Get Stuff We Love
Being sexy means … being white and thin?
That’s the message many people are getting from the new "What Is Sexy?" list from Victoria’s Secret.
The lingerie company recently released their annual roundup of beautiful and accomplished actresses, athletes and other celebrities.
“As the authority on what is sexy, Victoria’s Secret has once again compiled its annual picks of the fiercest and most inspiring people in Hollywood, music and sports who are at the top of their game,” the company said in a release.
Topping the list are Mandy Moore (“Sexiest Actress”), Margot Robbie (“Forever Sexy”) and Taylor Swift (“Sexiest Entertainer”). Lady Gaga also scored a spot as “Sexiest Songstress,” and Lauren Conrad was named “Sexiest Mogul.”
If you’re noticing a theme here, you’re not alone. Nearly everyone on the list is Caucasian and slender, as many social media users were swift to point out.
“So to be sexy you basically need to be thin and white,” one woman commented on the Victoria’s Secret Facebook page. “Please learn to see beauty in all women.”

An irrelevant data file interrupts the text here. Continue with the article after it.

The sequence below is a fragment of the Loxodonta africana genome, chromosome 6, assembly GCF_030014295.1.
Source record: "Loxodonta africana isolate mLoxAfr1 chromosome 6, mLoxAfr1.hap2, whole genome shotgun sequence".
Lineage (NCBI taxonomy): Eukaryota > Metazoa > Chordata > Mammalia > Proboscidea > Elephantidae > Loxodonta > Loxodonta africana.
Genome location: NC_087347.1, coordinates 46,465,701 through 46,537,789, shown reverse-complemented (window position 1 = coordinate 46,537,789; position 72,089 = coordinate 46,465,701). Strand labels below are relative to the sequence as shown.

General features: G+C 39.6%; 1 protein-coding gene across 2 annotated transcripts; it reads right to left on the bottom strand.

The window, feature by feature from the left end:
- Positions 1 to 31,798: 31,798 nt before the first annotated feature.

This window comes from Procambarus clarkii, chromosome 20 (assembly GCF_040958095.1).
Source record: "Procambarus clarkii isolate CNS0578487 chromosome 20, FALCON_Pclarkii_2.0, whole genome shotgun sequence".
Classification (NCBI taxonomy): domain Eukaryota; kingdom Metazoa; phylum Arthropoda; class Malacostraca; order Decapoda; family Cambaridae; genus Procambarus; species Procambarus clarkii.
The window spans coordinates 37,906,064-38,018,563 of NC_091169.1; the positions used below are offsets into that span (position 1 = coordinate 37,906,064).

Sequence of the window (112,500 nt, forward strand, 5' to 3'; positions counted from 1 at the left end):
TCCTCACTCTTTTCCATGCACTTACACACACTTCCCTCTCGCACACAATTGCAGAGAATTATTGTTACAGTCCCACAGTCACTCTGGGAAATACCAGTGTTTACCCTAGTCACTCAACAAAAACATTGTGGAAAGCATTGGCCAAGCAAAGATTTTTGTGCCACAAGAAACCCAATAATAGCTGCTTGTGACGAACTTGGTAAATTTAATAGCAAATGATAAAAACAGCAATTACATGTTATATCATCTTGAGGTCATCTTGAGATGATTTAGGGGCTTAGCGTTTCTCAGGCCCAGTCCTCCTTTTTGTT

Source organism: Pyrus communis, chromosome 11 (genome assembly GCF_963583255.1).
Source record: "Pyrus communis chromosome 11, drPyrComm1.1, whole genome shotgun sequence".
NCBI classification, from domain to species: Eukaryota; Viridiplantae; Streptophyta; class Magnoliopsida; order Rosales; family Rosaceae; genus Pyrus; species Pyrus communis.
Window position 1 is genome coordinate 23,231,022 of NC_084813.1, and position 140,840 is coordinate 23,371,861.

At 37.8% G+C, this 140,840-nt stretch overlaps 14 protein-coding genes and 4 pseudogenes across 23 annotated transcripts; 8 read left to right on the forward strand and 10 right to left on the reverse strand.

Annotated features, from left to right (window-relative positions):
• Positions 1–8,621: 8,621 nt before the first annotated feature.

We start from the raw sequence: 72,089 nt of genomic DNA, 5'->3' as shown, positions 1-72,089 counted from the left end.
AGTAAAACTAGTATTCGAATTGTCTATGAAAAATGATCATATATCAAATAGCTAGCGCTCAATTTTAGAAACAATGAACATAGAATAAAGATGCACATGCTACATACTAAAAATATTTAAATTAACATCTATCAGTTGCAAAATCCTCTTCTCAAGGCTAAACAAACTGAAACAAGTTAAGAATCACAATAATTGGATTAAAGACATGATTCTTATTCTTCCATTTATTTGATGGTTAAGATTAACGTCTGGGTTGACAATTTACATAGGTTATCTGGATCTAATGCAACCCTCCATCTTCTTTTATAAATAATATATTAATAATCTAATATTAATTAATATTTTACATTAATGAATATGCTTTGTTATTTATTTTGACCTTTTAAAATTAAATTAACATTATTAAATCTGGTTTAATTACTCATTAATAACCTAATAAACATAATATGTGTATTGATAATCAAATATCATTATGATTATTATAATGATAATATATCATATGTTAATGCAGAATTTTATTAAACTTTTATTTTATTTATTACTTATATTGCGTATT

Others slammed the 'What Is Sexy?' list on Twitter:
The list does include a handful of non-white women, including Priyanka Chopra, who scored a spot for “Sexiest Red Carpet Look” and Jamie Chung, featured for “Sexiest Festival Style.”
However, there are no African-American or Latina women to be found.
It’s not that the women (and the handful of men) featured on the list don’t deserve recognition. But many argue that if Victoria’s Secret wants to describe itself as “the authority on what is sexy,” the brand has a responsibility to paint a more diverse, realistic picture of what sexiness means.
Victoria’s Secret isn’t the only company to find itself in hot water over a marketing campaign recently; this month has seen a few cringe-worthy public relations missteps from major brands.
Get Stuff We Love
Earlier this month, Pepsi pulled a controversial ad featuring supermodel Kendall Jenner after many critics called it “tone deaf.” And, skin care brand Nivea apologized for an online ad that proclaimed, “White Is Purity.”
Each situation is different, of course, but these kinds of PR blunders are often due to “cultural blindspots,” Sakita Holley, a New York-based brand strategist and CEO of House of Success PR, told TODAY earlier this month, commenting on the Nivea controversy. “When a team does not reflect its complete consumer base, it make mistakes like this if everyone in the room has the same background, experiences and world view."
Here’s hoping that when next year’s “What Is Sexy?” campaign rolls around, Victoria’s Secret's world view will be a lot more inclusive.